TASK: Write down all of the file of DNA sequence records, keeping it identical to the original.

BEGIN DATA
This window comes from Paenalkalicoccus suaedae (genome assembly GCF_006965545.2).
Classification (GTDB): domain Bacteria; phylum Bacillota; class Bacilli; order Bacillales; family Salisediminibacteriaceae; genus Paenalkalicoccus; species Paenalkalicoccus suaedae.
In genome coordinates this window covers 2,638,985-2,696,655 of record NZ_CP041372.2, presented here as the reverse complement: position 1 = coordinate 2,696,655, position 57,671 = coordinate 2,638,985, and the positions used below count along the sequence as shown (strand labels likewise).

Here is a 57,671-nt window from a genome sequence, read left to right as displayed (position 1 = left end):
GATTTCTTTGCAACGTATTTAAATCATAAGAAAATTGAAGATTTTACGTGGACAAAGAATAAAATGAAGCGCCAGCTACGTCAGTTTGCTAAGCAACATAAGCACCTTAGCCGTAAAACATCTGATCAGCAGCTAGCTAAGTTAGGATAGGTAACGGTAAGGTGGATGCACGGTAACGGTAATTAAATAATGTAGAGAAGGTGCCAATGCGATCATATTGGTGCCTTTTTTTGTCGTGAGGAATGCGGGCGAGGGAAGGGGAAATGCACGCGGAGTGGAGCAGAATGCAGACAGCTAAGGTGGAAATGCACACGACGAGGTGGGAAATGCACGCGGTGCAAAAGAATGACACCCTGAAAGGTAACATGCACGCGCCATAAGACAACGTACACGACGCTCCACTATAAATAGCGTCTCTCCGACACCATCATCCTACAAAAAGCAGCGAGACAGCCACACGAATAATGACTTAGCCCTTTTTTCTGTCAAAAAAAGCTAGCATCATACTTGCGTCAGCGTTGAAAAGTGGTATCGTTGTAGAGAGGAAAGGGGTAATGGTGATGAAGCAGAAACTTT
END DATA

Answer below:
This window comes from Paenalkalicoccus suaedae (genome assembly GCF_006965545.2).
Classification (GTDB): domain Bacteria; phylum Bacillota; class Bacilli; order Bacillales; family Salisediminibacteriaceae; genus Paenalkalicoccus; species Paenalkalicoccus suaedae.
In genome coordinates this window covers 2,638,985-2,696,655 of record NZ_CP041372.2, presented here as the reverse complement: position 1 = coordinate 2,696,655, position 57,671 = coordinate 2,638,985, and the positions used below count along the sequence as shown (strand labels likewise).

Here is a 57,671-nt window from a genome sequence, read left to right as displayed (position 1 = left end):
GATTTCTTTGCAACGTATTTAAATCATAAGAAAATTGAAGATTTTACGTGGACAAAGAATAAAATGAAGCGCCAGCTACGTCAGTTTGCTAAGCAACATAAGCACCTTAGCCGTAAAACATCTGATCAGCAGCTAGCTAAGTTAGGATAGGTAACGGTAAGGTGGATGCACGGTAACGGTAATTAAATAATGTAGAGAAGGTGCCAATGCGATCATATTGGTGCCTTTTTTTGTCGTGAGGAATGCGGGCGAGGGAAGGGGAAATGCACGCGGAGTGGAGCAGAATGCAGACAGCTAAGGTGGAAATGCACACGACGAGGTGGGAAATGCACGCGGTGCAAAAGAATGACACCCTGAAAGGTAACATGCACGCGCCATAAGACAACGTACACGACGCTCCACTATAAATAGCGTCTCTCCGACACCATCATCCTACAAAAAGCAGCGAGACAGCCACACGAATAATGACTTAGCCCTTTTTTCTGTCAAAAAAAGCTAGCATCATACTTGCGTCAGCGTTGAAAAGTGGTATCGTTGTAGAGAGGAAAGGGGTAATGGTGATGAAGCAGAAACTTT